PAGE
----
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Congestion charging

News - The question

Last week London mayor Ken Livingstone confirmed that the congestion charge will be extended to parts of west London. Would you want such a scheme near you?

I think it is a good idea but can only work in cities of a certain size due to infrastructure costs and in cities where commuter/ business traffic is high as opposed to visiting/tourism traffic.

So it is definitely not for Truro!

Rob Andrew, 40, policy manager, Cornwall To become elected, and indeed to stay in office, politicians rely heavily on advice from such accountants as Dr Beeching.

The motorcar is a mass transit system, but it has ended up as a mass of individuals fighting for space. We now have to deal with it in the way the medical profession has to use pain killers - as an interim measure when it is not possible to deal with the cause of the pain straight away. In other words, congestion charges are likely to apply to other places than Central London in the near future.

Dennis Gedge, consulting engineer, Devon Congestion charging should be introduced into cities as long as the revenues are re-invested in public transport infrastructure.

If this was the case I would support it in my city of Leeds.

John Bradley, 43, project manager, Leeds Congestion charging is a classic example of authorities seeking to solve a problem through punitive selective taxation rather than having a positive vision of how to improve public transport provision to encourage its use.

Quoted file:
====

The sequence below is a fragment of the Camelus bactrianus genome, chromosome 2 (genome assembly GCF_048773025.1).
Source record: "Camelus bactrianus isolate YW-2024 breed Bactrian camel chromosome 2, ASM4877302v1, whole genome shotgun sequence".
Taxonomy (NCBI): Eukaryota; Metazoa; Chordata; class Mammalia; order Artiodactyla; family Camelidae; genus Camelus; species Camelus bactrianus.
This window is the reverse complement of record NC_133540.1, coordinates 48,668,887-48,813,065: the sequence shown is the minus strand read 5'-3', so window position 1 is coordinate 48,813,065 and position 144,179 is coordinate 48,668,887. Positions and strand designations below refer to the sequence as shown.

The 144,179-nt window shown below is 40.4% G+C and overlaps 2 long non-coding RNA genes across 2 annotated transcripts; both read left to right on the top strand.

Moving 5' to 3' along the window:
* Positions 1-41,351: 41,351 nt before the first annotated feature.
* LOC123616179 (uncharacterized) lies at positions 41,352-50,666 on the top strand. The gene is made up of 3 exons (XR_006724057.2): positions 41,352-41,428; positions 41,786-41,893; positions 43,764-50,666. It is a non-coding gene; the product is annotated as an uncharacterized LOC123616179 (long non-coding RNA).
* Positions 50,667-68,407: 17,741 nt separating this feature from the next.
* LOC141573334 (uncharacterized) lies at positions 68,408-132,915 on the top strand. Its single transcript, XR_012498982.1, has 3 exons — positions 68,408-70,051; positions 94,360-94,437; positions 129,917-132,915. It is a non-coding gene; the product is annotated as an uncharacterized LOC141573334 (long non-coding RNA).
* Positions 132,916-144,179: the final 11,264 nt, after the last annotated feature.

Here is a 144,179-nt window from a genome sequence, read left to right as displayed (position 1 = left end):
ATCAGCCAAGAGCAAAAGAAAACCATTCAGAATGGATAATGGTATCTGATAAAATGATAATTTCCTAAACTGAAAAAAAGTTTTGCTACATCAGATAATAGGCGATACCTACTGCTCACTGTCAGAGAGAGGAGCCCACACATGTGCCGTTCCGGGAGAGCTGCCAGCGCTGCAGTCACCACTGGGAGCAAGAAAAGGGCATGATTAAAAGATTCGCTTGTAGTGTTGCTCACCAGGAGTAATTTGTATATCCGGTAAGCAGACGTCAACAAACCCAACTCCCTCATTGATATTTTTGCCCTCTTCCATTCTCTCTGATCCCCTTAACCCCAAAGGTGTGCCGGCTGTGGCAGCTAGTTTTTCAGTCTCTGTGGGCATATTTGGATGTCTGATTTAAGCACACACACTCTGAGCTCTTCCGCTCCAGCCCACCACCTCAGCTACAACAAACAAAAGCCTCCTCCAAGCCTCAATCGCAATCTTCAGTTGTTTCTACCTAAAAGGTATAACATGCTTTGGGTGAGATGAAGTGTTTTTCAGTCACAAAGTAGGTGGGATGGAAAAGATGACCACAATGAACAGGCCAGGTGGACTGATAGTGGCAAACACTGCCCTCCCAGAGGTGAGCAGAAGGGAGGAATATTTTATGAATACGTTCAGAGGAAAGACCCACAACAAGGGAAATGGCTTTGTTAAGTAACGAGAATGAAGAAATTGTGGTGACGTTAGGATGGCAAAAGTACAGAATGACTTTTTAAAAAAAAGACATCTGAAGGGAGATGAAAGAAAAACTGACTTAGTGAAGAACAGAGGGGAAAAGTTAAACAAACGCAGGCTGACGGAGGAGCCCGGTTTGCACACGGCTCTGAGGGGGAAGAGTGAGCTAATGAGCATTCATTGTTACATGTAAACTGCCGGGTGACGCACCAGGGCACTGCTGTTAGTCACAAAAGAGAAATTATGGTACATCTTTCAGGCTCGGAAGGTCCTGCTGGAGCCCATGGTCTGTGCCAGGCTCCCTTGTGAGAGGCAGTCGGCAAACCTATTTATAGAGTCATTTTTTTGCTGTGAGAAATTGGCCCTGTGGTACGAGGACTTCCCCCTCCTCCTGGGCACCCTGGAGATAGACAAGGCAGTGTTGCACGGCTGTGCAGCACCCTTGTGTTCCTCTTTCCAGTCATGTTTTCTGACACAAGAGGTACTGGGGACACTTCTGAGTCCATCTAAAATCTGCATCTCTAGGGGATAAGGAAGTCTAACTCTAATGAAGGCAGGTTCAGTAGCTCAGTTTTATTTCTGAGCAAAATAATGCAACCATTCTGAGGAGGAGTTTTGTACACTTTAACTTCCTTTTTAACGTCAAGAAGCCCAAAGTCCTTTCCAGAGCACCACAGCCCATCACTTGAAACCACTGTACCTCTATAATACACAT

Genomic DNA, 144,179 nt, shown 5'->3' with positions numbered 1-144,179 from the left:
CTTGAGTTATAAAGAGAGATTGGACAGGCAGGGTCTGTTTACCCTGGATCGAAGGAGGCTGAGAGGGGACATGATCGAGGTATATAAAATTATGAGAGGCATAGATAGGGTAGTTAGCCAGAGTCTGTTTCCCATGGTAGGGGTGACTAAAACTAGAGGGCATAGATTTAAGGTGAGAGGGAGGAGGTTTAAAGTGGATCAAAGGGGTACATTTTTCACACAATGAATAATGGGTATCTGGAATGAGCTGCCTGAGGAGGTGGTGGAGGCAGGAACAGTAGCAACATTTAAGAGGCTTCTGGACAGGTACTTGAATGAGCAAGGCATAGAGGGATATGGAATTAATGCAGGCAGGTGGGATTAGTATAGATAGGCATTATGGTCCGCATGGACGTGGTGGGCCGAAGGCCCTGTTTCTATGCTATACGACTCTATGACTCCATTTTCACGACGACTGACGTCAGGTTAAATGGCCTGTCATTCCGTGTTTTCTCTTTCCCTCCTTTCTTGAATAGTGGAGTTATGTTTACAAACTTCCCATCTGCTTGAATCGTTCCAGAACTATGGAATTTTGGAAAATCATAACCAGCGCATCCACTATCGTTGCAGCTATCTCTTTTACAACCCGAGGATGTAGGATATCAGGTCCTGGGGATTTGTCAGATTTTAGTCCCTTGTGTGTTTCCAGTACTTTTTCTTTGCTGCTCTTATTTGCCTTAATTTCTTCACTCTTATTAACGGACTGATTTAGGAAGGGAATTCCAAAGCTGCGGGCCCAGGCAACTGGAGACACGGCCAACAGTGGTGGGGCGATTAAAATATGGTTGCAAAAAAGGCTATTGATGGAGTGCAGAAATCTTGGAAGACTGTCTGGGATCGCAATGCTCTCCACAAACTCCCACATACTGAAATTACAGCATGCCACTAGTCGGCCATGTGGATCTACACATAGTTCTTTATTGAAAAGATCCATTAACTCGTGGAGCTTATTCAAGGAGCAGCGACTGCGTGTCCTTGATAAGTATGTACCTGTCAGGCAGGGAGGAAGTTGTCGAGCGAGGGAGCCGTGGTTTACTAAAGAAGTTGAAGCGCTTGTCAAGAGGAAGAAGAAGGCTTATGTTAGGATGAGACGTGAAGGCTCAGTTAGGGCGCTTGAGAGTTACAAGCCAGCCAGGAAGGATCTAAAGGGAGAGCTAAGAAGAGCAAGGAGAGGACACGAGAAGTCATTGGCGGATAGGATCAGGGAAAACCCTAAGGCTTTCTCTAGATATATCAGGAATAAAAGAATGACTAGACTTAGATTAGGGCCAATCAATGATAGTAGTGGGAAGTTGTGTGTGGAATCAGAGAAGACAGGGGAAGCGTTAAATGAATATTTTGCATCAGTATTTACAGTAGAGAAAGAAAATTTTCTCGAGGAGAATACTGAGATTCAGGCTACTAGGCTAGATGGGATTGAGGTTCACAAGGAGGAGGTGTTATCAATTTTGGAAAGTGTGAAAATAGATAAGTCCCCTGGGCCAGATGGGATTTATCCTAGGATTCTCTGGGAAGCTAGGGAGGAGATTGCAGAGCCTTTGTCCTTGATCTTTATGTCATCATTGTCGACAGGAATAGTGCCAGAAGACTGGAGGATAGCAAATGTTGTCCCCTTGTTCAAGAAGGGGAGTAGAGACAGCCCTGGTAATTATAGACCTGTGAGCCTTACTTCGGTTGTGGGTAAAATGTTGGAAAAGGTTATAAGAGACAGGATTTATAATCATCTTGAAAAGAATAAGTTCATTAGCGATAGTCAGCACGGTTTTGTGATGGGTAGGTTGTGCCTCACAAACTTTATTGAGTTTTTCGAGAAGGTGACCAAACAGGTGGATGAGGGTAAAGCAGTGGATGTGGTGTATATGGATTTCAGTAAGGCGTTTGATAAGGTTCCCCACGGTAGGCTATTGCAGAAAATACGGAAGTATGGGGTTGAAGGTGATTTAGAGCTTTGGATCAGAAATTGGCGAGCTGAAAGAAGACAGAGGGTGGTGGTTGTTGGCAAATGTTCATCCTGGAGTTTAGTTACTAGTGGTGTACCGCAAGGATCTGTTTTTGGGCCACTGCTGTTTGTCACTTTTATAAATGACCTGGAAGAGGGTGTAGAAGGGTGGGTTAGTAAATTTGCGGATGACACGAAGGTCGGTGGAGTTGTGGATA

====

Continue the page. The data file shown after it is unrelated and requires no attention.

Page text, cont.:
Business and residents within the existing and newly proposed zones appear to be strongly against the proposal. So I would not want to blight any city with congestion charging.

Mat Toy, 40, principal engineer South East Yesterday on the train to Waterloo, I overheard the following: 'Oh, I had to wait ages for the RAC, but I suppose it was their busiest time of day. I absolutely hate going by public transport.' London is the bestconnected city in the world with highly advanced networks by Tube, bus and even river taxi, for goodness' sake. There is just no need to use a car in London. If one wants to, that is a different matter but then one must be prepared to pay for it.

David Cormie, civil and structural engineer, Cheshire (with occasional London visits) I would support encouraging people to switch to buses and trains but I would prefer a carrot, incentive based approach by subsidising fares and improving service. It seems strange that a socialist should base his rationing strategy purely on cost.

The business man in his Bentley will not care about a few pounds but for those in low paid jobs for whom public transport is not convenient it could mean it is no longer worth working. So although I get the bus to work I do not want congestion charging.

John Park, senior engineer, Glasgow Congestion charges in town will force companies to relocate to rural business parks. Do I want it in Bristol and Bath- Yes - because I work in one of those rural business parks so it would be free for me!

Andrew Worby, 56, civil engineer/solicitor, Bristol/Bath As a resident of Edinburgh I was very glad to see the back of its poorly conceived congestion charging proposal.

Kenneth Brown, 33, structural engineer, Edinburgh

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